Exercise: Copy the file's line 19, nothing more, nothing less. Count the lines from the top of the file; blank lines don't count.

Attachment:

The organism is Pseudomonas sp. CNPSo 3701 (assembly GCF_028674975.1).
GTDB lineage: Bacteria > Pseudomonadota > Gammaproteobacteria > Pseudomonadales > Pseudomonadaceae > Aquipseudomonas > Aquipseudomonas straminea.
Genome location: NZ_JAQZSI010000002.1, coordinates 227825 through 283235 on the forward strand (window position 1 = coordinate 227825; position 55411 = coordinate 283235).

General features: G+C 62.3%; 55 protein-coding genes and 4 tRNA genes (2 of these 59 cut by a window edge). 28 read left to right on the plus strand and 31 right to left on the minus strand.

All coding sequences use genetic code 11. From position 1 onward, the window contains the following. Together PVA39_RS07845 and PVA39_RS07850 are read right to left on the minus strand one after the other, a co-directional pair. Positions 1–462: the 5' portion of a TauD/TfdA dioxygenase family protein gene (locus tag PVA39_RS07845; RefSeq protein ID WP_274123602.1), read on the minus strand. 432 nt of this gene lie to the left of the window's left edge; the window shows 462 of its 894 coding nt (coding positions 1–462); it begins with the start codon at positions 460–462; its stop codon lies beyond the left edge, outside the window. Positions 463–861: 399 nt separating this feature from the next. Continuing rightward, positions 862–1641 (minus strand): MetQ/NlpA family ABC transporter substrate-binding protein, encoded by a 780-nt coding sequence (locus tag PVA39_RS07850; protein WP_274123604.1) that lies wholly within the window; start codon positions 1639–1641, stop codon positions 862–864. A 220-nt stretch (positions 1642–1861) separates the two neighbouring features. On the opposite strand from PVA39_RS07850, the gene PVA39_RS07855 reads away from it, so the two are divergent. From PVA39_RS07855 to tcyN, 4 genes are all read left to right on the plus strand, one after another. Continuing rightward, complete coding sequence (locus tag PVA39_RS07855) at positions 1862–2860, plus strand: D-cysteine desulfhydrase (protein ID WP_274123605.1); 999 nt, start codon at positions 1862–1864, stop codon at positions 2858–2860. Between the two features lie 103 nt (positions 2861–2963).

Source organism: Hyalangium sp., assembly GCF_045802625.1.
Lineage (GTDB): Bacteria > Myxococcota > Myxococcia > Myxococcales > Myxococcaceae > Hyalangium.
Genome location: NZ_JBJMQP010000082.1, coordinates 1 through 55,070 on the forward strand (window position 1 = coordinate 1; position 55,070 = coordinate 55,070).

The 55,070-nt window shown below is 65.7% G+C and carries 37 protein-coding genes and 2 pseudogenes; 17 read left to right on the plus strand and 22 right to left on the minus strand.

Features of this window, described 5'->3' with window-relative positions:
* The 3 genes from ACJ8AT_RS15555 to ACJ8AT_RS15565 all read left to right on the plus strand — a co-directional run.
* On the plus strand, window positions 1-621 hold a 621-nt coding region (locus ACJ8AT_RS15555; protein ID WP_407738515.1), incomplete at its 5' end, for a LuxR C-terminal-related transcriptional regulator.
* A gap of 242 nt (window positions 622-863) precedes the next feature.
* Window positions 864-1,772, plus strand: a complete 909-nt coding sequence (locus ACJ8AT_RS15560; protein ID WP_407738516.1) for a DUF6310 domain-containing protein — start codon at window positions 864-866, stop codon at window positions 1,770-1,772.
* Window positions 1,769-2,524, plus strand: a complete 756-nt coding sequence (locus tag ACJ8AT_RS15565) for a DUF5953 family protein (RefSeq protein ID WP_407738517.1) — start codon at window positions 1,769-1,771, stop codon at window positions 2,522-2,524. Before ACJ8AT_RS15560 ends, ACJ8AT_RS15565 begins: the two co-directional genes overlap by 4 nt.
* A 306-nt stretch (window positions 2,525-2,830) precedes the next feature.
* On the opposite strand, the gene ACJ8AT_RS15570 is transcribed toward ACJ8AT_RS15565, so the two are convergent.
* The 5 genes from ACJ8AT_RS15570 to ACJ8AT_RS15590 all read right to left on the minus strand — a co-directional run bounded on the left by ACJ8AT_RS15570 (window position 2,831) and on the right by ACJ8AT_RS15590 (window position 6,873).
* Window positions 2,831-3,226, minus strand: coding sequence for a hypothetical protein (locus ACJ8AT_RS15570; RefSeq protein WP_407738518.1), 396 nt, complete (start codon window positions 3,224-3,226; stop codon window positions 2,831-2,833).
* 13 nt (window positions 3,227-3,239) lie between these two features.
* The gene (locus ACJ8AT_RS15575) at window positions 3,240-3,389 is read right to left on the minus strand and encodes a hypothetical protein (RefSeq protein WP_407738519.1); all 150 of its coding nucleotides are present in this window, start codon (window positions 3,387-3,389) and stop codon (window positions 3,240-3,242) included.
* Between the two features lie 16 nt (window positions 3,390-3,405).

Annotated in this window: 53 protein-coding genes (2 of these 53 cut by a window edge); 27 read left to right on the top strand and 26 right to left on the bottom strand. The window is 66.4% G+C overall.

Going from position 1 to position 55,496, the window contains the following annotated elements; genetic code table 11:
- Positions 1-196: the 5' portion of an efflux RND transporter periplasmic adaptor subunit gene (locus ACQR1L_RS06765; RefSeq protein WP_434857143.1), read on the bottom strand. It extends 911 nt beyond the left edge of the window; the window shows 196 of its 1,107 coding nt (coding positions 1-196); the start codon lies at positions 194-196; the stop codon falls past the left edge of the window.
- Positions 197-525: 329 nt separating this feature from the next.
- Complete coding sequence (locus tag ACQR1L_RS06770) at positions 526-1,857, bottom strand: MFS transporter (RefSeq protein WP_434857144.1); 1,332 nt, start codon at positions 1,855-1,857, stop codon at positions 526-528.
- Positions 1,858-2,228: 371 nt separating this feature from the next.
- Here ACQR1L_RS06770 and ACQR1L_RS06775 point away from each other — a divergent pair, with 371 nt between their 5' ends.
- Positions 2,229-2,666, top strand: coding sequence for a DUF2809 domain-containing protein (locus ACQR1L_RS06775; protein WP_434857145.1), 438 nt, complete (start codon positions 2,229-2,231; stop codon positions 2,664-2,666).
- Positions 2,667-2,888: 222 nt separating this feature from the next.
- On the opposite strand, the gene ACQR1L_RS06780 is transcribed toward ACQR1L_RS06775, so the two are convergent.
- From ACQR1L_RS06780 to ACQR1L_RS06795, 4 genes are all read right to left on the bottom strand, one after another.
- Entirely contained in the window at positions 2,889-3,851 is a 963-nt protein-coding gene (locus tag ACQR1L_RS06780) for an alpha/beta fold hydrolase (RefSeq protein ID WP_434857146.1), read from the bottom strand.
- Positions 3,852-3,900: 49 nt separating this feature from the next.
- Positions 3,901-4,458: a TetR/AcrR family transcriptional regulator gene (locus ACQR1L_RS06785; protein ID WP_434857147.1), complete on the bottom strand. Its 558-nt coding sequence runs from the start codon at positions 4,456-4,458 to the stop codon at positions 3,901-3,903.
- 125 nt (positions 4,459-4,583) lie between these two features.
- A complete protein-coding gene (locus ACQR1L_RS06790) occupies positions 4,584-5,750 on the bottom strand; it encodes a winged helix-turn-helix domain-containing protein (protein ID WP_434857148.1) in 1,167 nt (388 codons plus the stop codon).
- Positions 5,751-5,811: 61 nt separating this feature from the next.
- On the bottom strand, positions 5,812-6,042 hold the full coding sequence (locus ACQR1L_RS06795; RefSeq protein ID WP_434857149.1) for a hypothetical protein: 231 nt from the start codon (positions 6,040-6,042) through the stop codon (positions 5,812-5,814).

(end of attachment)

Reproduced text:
* Window positions 2,831-3,226, minus strand: coding sequence for a hypothetical protein (locus ACJ8AT_RS15570; RefSeq protein WP_407738518.1), 396 nt, complete (start codon window positions 3,224-3,226; stop codon window positions 2,831-2,833).